Those more familiar with library cataloging will find differences between the documentation of graphic materials and the description of books and other printed or published library materials. For example, original or noncommercial graphic works are generally considered to be unique, though they frequently exist in multiple copies. Even if published, they lack much of the explicit information characterizing books and book-like materials. Furthermore, most collections of graphic items are unique because, as collections, they have never been published.
Book cataloging is based on the transcription of data from the published item (the ” chief source of information”) into the format of catalog record. The concepts of “chief source of information” and “prescribed sources” used in traditional book cataloging has been redefined here for original and historical graphic materials because they often have little or no text to transcribe. The major reason for documenting graphics is to provide the researcher with as complete an identification of the material as possible. This is done by translating the visual information into a verbal description of the material’s physical nature and image content. Authenticating the material and making attributions of responsibility are also activities in documenting graphics. Information must be extracted, interpreted, and extrapolated from the visual content and context of the material, as well as from secondary sources. The cataloger must supply a great deal of information because it is unlikely the catalog user has a copy of or a citation to a specific item or knows the contents of a collection. ( FN 2) In these rules the cataloger is allowed to record such interpretive information but, for the catalog user’s sake, distinctions are made among transcribed, supplied, and conjectural data.
Graphics may be cataloged individually because of their aesthetic value or their historical and iconographical importance. In many instances, however, an individual image may have relatively little value as a work of art or as a single piece of evidence but rather derives meaning and importance from the collection of which it is a part. For this reason, equal attention has been given to item-level and collection-level cataloging.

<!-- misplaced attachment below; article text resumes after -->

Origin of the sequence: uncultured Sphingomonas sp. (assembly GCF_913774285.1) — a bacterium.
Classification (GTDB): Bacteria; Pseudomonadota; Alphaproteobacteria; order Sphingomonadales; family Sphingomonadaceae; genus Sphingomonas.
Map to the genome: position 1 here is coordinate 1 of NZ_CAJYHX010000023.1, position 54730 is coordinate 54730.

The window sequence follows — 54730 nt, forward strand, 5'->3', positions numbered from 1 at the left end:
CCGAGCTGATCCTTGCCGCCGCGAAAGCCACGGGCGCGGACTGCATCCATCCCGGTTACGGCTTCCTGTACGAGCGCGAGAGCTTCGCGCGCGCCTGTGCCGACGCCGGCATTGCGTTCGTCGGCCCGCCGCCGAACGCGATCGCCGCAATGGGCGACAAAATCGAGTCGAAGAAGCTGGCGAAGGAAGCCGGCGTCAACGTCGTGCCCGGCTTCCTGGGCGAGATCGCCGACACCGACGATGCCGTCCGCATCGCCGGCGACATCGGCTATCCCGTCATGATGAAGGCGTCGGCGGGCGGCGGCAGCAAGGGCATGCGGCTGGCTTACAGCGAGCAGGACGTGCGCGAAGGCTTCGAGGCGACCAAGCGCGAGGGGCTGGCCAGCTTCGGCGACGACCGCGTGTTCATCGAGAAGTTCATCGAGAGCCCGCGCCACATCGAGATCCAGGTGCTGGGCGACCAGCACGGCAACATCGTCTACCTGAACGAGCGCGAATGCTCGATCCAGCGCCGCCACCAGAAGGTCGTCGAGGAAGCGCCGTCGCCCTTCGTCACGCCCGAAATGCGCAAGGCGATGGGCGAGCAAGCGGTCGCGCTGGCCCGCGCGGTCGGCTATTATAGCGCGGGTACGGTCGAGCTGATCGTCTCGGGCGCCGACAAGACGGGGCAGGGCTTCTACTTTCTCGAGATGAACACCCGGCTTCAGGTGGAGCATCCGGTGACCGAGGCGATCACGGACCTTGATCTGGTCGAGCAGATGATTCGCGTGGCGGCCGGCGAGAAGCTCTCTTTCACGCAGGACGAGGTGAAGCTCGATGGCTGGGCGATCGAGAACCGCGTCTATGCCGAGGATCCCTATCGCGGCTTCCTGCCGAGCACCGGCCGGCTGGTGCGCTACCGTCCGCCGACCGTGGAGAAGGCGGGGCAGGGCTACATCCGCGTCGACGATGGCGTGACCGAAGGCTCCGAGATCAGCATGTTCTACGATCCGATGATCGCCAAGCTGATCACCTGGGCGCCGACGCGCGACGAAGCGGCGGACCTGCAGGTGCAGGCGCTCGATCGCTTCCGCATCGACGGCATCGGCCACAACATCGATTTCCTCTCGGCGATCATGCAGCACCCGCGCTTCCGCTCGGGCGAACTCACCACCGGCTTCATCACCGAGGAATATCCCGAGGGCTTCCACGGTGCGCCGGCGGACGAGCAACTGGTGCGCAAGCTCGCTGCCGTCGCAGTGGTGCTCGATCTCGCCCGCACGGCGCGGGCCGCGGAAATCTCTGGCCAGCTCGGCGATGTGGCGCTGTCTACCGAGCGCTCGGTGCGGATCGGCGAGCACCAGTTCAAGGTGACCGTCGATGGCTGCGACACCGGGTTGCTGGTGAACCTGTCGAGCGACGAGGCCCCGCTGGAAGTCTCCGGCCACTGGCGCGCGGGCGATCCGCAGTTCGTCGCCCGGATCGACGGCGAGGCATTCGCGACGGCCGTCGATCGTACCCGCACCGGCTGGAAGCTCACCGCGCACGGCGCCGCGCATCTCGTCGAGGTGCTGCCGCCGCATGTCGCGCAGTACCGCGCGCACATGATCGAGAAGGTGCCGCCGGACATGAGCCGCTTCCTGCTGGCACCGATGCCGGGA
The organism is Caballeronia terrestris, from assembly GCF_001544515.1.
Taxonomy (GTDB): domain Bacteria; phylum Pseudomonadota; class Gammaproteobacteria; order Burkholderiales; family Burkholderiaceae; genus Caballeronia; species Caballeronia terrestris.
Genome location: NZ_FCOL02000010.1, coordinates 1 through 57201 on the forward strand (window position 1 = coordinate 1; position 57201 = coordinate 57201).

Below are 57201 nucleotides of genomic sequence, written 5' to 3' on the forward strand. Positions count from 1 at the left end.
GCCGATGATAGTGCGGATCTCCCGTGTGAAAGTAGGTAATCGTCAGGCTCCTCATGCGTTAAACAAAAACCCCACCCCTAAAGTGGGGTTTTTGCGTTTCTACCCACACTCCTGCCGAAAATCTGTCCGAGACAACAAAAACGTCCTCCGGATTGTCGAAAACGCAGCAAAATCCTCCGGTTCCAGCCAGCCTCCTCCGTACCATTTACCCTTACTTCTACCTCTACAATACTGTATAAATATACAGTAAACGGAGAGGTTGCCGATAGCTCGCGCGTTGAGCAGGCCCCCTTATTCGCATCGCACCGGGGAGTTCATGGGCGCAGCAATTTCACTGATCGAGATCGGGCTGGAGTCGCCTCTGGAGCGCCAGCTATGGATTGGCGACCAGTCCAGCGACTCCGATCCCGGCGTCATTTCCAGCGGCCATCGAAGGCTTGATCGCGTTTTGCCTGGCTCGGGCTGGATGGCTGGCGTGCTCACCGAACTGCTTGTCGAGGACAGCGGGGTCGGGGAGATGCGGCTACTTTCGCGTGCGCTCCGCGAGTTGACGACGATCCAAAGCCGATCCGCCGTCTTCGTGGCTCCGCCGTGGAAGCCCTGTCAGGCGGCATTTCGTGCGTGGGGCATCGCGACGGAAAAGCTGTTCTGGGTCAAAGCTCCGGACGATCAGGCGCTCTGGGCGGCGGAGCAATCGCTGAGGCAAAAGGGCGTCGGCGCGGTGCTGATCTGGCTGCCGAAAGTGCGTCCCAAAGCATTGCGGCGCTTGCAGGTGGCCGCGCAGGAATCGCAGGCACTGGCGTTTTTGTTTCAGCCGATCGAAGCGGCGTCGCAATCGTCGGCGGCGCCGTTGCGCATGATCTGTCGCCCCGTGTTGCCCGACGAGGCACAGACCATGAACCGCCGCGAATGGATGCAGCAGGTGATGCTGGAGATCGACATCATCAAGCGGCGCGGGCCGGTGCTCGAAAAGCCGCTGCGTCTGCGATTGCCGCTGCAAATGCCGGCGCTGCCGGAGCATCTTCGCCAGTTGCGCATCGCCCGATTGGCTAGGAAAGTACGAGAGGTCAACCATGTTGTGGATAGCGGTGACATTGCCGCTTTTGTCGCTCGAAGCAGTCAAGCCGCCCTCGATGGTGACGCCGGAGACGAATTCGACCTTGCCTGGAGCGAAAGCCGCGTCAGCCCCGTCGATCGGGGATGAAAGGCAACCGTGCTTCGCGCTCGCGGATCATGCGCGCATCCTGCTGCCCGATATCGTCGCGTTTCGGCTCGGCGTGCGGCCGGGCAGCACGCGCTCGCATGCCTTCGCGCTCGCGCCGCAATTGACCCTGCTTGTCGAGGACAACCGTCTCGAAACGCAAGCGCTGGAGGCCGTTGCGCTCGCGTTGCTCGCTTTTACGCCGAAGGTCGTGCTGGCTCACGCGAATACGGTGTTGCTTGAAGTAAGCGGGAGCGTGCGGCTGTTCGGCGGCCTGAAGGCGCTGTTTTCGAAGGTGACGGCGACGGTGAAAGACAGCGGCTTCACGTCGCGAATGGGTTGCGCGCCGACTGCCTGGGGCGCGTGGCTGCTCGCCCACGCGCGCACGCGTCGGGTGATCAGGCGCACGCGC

It should be emphasized that the following rules are most significant for the description and identification of graphic materials felt to be of importance and of some permanent value to the institution’s holdings. Full cataloging may not be feasible for all pictorial works, especially those that can be efficiently arranged in self-indexing files or shelved by creator, subject, or other category.
This online help is not intended to teach someone techniques of identifying, processing, and organizing graphic collections. These rules are based on the assumption that the material has already been examined and identified, that collections have been formed, and the data requisite for the creation of the catalog record have been gathered. The purpose of the rules is to establish conventions for expressing and formatting cataloging data consistently. The punctuation prescribed here follows the requirements of the International Standard Bibliographic Description (ISBD). Although designed for automation, such punctuation conventions can help maintain consistency in the patterns of data in a manual catalog system